Paul Sarvadi

I am trying to think of the rest of the question…


No, it was long-winded, I understand.

Paul Sarvadi

No problem. Of the 20% that got away, typically half of those relate to financial related decisions. These are clients that said, hey we have a change in our operations, we can’t make it so they leave or we make the decision that is based on, if they are having any trouble financially making our commitment, we need to separate, unless we could get fully secured on that risk.

Beyond that, we do have the other 10% that ago away typically one-third related to customers that have a compliance-related issue, and if they won’t comply with the requirement, a government requirement whatever, we have to let those go.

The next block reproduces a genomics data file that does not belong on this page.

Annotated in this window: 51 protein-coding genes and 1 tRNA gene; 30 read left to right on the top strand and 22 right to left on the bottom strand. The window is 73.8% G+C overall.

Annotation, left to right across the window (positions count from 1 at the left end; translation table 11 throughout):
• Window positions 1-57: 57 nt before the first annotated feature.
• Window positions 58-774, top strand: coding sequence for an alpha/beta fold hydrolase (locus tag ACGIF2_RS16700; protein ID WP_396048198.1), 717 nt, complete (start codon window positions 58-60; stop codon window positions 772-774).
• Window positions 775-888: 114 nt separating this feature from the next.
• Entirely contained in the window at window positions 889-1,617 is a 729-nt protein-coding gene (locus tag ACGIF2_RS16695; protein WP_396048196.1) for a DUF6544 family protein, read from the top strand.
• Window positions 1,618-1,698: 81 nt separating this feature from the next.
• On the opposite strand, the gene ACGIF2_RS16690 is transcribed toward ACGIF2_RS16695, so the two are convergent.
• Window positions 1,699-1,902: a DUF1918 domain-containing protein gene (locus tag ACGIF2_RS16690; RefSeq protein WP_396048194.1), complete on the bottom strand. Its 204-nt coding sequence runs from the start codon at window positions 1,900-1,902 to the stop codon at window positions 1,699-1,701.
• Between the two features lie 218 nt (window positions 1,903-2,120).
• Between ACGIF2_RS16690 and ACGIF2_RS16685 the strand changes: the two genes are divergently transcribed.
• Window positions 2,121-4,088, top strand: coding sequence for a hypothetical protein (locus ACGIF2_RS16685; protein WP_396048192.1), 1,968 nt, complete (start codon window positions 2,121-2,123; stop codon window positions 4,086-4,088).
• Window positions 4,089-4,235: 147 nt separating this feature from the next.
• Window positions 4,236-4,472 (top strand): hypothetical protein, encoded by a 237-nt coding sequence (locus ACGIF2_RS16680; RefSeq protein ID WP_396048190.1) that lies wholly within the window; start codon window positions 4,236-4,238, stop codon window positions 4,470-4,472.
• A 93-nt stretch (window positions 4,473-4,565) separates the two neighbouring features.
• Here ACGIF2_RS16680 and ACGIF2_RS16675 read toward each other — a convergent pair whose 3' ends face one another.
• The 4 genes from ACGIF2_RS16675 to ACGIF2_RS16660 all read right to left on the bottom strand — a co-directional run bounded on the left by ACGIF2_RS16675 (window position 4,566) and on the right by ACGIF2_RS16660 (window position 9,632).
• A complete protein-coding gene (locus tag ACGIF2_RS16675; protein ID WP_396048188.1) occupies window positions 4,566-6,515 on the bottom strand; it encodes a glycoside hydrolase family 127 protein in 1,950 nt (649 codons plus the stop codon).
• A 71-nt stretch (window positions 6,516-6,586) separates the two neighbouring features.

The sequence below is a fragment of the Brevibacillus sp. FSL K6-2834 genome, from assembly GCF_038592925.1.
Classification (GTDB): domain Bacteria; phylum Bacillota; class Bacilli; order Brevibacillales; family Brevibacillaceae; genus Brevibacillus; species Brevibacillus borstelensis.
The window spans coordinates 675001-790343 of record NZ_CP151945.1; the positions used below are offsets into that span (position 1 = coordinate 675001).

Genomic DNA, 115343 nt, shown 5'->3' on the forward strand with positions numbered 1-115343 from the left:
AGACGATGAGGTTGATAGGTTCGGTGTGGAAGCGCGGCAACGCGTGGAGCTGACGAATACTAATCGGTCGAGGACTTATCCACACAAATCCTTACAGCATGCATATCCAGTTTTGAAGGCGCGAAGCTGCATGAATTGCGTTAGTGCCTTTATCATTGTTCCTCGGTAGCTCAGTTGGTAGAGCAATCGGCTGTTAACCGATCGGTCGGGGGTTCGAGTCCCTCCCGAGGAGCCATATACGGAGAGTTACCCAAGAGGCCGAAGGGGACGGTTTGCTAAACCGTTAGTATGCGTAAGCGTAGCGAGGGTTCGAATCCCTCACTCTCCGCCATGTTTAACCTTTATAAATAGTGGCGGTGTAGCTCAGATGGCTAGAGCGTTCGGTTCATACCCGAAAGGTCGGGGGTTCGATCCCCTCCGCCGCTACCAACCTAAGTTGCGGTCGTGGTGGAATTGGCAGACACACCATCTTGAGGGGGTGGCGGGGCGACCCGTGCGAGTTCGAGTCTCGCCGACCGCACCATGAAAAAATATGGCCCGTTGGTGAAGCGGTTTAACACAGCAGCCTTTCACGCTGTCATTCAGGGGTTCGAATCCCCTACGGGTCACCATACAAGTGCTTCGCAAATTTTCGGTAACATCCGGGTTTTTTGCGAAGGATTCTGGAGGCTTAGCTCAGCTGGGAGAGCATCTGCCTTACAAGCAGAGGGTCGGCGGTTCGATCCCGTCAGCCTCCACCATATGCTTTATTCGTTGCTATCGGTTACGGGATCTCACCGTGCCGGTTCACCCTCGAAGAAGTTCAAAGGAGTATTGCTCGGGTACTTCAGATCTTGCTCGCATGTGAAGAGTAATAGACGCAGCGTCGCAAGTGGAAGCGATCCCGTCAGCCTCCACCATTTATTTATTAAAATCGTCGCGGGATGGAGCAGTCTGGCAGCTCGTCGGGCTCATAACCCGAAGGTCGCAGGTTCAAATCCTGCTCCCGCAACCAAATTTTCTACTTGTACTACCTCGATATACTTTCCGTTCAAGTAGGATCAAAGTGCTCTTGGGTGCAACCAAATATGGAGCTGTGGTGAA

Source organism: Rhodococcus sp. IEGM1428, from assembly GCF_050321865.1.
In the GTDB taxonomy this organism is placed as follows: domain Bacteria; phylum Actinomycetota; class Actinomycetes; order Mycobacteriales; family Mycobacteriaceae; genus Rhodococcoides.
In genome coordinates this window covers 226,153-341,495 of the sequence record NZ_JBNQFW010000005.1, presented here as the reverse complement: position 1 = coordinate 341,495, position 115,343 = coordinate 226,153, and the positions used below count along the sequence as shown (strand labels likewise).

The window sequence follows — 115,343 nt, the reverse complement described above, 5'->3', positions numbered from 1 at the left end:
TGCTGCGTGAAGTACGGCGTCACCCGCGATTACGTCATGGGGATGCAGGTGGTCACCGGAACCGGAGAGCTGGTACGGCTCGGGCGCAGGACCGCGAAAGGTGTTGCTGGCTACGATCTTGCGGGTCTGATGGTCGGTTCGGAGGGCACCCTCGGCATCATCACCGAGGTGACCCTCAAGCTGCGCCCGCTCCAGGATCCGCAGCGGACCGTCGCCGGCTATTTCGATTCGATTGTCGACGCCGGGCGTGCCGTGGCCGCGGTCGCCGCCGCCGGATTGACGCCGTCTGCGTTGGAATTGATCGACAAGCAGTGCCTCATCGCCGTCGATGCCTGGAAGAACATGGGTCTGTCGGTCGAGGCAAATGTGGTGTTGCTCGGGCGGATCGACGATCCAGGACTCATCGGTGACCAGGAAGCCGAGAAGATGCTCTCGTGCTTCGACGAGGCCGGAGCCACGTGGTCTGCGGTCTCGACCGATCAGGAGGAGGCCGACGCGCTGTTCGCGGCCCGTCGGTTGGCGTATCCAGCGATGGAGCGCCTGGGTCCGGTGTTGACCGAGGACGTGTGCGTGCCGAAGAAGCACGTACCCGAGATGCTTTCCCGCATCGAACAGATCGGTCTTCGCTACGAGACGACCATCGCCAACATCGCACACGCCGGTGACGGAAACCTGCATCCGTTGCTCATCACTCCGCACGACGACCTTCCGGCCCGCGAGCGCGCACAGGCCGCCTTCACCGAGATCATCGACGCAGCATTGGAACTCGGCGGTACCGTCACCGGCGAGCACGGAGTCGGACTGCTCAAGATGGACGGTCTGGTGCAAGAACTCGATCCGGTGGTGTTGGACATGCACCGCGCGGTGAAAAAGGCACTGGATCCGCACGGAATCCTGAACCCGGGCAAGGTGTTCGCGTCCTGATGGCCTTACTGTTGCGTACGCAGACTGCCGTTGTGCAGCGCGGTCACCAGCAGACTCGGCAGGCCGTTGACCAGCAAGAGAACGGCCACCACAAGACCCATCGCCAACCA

About another one-third are what we call kind our success penalty customers that get purchased by another company and become a part of a larger organization. They are in about one-third of the 10%.

Our service issues, where we don’t meet the expectation of the client -- in a down economic climate, the financial difficulties go up some and sometimes even the compliance issues go up a little bit. So that’s why historically we do see that 20% of attrition go up during a down economic period; although we don’t see that we are in a situation right now where we are seeing any indication that there is an increase in terms for those types of reasons.

I appreciate the question and it appears that we are getting near to the end of our time. I just wanted to thank everybody for participating in the call today, and we look forward to having an update for you next quarter.